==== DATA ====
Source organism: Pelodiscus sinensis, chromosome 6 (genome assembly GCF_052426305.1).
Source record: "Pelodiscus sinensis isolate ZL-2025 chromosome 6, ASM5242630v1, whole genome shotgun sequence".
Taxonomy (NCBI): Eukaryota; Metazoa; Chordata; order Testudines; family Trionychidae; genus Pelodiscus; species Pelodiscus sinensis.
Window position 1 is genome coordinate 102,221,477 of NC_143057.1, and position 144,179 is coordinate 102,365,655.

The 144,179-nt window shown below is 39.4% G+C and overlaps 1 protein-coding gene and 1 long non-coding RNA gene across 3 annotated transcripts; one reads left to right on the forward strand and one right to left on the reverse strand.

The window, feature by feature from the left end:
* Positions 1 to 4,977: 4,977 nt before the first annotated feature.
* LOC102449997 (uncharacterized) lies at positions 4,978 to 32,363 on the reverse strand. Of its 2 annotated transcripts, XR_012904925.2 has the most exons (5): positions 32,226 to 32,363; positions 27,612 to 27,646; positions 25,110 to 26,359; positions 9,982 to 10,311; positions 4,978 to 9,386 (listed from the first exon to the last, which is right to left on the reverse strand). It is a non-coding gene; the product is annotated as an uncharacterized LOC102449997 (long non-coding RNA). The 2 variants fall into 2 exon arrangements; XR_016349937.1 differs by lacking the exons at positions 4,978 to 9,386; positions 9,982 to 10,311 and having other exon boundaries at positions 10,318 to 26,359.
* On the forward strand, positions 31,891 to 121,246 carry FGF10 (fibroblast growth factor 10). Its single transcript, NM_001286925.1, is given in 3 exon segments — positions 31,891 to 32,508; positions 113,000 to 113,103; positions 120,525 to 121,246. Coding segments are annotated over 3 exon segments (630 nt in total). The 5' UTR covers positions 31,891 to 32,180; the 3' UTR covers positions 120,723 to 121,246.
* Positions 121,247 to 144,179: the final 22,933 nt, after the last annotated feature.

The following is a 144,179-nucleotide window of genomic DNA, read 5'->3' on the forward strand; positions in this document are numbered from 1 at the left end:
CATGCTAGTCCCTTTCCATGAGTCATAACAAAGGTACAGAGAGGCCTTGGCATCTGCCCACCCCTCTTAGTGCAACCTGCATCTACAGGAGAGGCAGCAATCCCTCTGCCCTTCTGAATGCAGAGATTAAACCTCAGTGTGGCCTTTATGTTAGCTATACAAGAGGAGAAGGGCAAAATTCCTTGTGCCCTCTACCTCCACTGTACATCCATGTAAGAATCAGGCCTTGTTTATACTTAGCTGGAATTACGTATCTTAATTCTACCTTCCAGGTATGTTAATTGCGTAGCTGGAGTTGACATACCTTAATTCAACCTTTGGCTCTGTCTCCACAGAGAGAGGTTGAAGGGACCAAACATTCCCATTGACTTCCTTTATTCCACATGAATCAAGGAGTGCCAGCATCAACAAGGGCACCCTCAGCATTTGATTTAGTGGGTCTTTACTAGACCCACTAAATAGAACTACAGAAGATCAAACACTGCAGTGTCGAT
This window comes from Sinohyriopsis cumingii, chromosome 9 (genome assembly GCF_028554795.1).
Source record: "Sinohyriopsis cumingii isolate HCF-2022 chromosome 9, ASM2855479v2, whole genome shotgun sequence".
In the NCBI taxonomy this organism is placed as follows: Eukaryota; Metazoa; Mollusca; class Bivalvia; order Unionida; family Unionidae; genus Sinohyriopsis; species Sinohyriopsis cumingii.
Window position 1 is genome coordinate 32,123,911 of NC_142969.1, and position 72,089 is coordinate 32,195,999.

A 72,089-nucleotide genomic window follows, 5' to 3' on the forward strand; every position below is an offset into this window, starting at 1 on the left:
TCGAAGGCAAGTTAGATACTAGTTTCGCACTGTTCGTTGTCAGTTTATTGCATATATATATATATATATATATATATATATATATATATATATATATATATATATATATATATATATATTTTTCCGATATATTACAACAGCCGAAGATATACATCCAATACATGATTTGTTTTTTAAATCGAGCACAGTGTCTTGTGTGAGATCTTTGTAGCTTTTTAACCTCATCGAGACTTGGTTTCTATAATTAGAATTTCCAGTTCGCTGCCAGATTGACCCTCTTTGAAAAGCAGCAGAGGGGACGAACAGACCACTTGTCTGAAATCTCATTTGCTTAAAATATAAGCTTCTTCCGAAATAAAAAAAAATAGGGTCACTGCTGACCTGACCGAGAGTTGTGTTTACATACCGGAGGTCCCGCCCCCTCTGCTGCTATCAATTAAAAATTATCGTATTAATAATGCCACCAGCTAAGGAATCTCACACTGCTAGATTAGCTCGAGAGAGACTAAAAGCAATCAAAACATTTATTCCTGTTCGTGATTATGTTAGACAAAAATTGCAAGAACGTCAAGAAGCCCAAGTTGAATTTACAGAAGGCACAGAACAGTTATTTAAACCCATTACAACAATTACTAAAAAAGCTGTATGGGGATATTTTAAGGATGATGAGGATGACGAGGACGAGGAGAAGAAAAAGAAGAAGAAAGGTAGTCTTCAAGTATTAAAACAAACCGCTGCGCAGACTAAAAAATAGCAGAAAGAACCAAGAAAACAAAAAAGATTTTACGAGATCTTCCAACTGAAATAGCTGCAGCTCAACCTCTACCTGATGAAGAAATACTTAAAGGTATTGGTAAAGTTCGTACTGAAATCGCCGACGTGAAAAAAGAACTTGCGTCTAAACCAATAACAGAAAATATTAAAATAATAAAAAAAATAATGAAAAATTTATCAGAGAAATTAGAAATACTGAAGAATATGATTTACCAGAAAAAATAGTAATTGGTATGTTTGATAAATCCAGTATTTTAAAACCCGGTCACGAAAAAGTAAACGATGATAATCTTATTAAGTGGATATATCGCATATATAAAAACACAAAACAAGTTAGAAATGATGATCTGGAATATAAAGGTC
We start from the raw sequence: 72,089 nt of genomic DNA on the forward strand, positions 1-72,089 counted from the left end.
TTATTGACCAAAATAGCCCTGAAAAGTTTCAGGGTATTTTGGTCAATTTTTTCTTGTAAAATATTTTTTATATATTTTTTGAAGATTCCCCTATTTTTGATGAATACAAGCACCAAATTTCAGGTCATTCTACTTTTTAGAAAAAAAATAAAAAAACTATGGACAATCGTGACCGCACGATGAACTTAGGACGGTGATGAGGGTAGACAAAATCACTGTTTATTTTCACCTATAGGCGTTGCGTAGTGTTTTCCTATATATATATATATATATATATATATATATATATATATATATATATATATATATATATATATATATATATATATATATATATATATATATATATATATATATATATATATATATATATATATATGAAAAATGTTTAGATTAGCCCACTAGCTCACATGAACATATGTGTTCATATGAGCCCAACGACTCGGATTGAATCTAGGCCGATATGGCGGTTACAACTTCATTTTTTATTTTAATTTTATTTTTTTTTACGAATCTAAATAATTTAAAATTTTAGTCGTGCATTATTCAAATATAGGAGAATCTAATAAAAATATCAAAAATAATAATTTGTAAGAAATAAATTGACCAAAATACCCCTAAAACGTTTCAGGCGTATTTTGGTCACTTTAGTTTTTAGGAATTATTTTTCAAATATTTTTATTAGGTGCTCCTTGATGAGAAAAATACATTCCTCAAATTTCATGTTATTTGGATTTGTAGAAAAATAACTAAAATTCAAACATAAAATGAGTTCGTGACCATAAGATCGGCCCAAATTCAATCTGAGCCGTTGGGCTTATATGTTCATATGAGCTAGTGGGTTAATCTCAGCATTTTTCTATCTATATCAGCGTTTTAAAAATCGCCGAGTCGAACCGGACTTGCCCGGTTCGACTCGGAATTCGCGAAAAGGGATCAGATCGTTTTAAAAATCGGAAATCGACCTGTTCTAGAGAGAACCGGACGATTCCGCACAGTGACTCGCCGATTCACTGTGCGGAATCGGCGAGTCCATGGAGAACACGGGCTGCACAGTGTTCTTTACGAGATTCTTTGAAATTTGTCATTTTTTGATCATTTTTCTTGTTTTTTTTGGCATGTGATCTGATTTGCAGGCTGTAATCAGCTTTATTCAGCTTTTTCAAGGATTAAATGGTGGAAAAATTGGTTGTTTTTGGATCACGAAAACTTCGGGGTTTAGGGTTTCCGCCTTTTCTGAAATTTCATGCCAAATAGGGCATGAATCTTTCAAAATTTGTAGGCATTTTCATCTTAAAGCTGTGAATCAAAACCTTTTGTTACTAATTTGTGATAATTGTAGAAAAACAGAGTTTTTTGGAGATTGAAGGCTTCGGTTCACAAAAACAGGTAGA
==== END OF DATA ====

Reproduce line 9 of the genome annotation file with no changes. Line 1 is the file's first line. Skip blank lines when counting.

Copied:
* On the forward strand, positions 31,891 to 121,246 carry FGF10 (fibroblast growth factor 10). Its single transcript, NM_001286925.1, is given in 3 exon segments — positions 31,891 to 32,508; positions 113,000 to 113,103; positions 120,525 to 121,246. Coding segments are annotated over 3 exon segments (630 nt in total). The 5' UTR covers positions 31,891 to 32,180; the 3' UTR covers positions 120,723 to 121,246.